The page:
Indian currency has lost more than 14% this year, the worst among Asian currencies
India’s rupee rose, erasing earlier losses, on speculation the central bank sold dollars to curb the worst slide in the currency in three years.
The rupee strengthened for the first time in eight days, rebounding from a record low, as some state-run banks sold dollars, according to J Moses Harding, an executive vice president at IndusInd Bank Ltd. The currency dropped earlier on concern Europe’s debt crisis will hurt demand for emerging- market assets.
“The rupee opened lower this morning, and then we saw state-run banks selling dollars, seemingly at the behest of the Reserve Bank,” Mumbai-based Harding said. “The aim, I think, would be to prevent the rupee from breaking the low we saw on Tuesday.”
The rupee advanced 0.4 percent to 52.1175 per dollar as of 11:28 a.m. in Mumbai, after earlier sliding as much as 0.5 percent, according to data compiled by Bloomberg. It touched an all-time low of 52.73 on Tuesday.
The Reserve Bank of India “can and will intervene” in the foreign-exchange market when it is consistent with its policy of ensuring that exchange-rate volatility does not impair macroeconomic stability, Governor Duvvuri Subbarao told reporters in the southern city of Hyderabad on Tuesday.
The rupee lost more than 14 percent this year, the worst performance among Asian currencies, and is headed for the biggest decline since 2008. Implied volatility on one-month dollar-rupee options, a gauge of expected fluctuations, jumped 184 basis points this quarter to 13.34 percent, based on data compiled by Bloomberg.
“The RBI has been intervening to some extent but nothing huge,” Patrick Perret-Green, Singapore-based head of foreign- exchange and rates at Citigroup Inc., said in an interview on Bloomberg TV on Wednesday. “But given the speed and scale of the move they will come in.”
Subbarao on Wednesday said he can’t confirm if the central bank intervened. The rupee’s fall is due to global uncertainty, and any central bank action may not help, Finance Minister Mukherjee told reporters in New Delhi on Tuesday.
The rupee is being punished for India’s current-account shortfall, which is receiving heightened attention due to the concern about the US deficit and European debt, said Nick Verdi, a currency analyst at Barclays Capital.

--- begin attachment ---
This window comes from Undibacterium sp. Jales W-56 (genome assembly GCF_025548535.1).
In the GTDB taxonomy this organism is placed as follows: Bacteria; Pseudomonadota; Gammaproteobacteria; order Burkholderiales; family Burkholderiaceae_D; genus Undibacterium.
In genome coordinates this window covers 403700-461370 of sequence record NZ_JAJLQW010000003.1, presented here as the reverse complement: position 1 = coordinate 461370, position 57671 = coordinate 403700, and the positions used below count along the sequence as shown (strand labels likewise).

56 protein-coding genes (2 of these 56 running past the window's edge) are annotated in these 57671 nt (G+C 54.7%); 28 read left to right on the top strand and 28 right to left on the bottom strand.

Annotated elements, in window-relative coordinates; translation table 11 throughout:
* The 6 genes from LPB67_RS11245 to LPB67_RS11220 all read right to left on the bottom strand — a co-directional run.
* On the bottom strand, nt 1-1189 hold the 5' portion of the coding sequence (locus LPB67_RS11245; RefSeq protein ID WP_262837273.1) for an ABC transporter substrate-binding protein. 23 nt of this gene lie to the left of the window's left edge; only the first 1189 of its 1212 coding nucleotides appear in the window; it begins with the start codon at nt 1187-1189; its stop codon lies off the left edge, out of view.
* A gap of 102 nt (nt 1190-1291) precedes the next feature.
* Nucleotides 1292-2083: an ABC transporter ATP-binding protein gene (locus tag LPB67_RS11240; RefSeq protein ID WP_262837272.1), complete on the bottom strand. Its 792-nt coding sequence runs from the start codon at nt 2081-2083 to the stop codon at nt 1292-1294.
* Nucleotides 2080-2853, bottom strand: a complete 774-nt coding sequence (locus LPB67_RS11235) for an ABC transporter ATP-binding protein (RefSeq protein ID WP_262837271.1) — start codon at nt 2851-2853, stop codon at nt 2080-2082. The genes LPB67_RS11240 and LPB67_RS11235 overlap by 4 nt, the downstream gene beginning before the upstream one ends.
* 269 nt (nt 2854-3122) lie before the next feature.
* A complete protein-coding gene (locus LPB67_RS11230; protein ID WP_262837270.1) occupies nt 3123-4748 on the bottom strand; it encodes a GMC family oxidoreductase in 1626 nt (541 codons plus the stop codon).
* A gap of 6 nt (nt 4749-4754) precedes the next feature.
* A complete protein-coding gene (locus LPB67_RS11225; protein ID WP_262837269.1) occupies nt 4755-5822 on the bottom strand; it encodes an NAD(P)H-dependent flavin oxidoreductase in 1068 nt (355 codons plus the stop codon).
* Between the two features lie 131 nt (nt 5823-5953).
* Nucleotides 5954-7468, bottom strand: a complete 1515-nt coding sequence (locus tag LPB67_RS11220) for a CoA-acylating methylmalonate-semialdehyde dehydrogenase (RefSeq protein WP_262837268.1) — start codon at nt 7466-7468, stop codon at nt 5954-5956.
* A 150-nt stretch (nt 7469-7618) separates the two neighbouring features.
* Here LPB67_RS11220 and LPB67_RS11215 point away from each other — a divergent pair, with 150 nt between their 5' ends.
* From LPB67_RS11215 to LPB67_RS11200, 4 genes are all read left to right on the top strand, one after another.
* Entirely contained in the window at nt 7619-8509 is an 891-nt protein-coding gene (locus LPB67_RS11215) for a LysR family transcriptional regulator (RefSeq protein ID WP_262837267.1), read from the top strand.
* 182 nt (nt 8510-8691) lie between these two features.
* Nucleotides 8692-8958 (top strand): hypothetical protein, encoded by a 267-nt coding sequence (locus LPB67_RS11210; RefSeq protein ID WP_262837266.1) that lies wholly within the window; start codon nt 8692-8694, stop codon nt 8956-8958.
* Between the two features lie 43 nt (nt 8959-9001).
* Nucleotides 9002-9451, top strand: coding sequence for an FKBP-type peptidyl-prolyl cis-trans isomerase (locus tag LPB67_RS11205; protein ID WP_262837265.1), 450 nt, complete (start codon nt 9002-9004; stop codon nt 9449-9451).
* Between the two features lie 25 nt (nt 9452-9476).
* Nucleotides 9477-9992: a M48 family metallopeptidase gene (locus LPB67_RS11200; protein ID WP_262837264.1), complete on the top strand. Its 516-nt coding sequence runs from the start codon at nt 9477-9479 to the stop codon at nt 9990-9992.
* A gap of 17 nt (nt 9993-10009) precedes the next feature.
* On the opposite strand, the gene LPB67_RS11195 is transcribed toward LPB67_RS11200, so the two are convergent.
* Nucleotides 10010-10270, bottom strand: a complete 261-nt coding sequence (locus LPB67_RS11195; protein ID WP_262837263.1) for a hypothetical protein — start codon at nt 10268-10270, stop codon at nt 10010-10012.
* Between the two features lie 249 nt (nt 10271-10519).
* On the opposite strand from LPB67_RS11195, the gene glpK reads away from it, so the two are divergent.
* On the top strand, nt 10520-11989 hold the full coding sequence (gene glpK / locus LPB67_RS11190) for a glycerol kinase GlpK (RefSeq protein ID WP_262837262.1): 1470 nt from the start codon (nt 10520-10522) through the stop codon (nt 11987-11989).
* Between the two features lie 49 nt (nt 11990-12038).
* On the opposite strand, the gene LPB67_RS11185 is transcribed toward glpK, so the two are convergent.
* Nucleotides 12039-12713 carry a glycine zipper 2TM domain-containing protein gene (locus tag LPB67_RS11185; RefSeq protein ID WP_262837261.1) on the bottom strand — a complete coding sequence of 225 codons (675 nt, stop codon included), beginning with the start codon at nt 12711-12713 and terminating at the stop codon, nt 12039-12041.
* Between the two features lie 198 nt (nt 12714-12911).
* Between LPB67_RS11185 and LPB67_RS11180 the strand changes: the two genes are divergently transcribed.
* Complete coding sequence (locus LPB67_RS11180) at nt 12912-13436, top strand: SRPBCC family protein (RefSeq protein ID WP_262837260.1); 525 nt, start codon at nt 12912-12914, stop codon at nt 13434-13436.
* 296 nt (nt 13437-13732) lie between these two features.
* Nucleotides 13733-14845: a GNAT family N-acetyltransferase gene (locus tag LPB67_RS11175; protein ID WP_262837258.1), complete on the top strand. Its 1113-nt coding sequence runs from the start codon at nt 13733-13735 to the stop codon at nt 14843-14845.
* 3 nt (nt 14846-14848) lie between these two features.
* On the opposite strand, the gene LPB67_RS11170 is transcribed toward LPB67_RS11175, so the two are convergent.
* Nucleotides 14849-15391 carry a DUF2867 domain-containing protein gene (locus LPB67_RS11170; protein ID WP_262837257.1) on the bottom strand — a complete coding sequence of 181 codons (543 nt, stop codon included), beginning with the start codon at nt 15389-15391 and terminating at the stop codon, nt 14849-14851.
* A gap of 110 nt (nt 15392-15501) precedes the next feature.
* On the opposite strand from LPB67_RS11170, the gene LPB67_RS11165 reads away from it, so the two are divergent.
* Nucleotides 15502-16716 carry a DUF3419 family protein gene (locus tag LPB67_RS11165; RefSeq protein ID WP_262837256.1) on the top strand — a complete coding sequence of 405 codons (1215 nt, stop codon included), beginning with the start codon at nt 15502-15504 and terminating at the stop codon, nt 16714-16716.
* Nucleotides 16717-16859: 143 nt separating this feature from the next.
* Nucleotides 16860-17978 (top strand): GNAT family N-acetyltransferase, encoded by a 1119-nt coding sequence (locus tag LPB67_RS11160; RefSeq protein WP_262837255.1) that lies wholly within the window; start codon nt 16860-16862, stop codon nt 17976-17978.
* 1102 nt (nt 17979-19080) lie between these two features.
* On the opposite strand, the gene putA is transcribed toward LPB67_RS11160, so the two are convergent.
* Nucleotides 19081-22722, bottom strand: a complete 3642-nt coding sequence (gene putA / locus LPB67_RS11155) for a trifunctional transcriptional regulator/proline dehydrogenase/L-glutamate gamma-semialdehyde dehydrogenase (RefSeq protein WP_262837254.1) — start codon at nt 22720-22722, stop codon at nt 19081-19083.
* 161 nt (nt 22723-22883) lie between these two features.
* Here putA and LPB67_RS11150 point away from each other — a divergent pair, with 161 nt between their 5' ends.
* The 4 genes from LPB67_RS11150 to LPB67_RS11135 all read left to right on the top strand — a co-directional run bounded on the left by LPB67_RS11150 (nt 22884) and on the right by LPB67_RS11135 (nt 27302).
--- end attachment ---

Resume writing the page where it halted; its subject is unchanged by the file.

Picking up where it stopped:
The current account, the broadest measure of trade, recorded a deficit of $14bn in the three months through June, compared with a shortfall of $5.4bn the previous quarter, according to central bank data. Offshore investors pulled $1.8bn from local equities since foreign holdings reached a record $104.4bn in July, according to data from the market regulator.
“India’s current-account deficit and a relative lack of capital inflows has really raised the currency’s sensitivity to sudden changes in risk sentiment,” Singapore-based Verdi said in an interview on Tuesday. “Risk sentiment globally has worsened given political developments in Europe and the US, so the rupee will stay an underperformer in Asia for the foreseeable future.”
The central bank in October said the deficit could widen, from 2.6 percent of gross domestic product in the year to March 2011, if oil prices continue to push up the import bill. India imports 80 percent of its fuel requirements and the cost of crude oil in New York jumped 22 percent this quarter to $96.73 a barrel.
The higher rupee-cost of oil will also boost inflation, which has stayed above 9 percent for 11 straight months, according to Sailesh K Jha, head of Asia market strategy in Singapore at Skandinaviska Enskilda Banken AB. He predicts wholesale prices will rise 10.2 percent in November, after climbing 9.73 percent last month.
“In our view the long-term negative impact of inflation, the lagged impact of higher interest rates and policy stalemate are likely to result in below trend growth,” Deepali Bhargava, chief economist at Espirito Santo Securities in Mumbai, wrote in a report published on Wednesday.
She predicts India’s economy will expand 7.2 percent in the year to March 2012, lower than the central bank’s forecast of 7.6 percent, and 7 percent the next year.
Three-month offshore forwards traded at 53.22 to the dollar, compared with 53.46 on Tuesday. Forwards are agreements to buy or sell assets at a set price and date. Non-deliverable contracts are settled in dollars.
The rupee is expected to reverse its losses once the European crisis is resolved, RBI Governor Subbarao said on Tuesday. “Clearly, to what extent it moves and in which direction will depend on credible resolution of external situation, particularly the sovereign-debt problem in Europe.”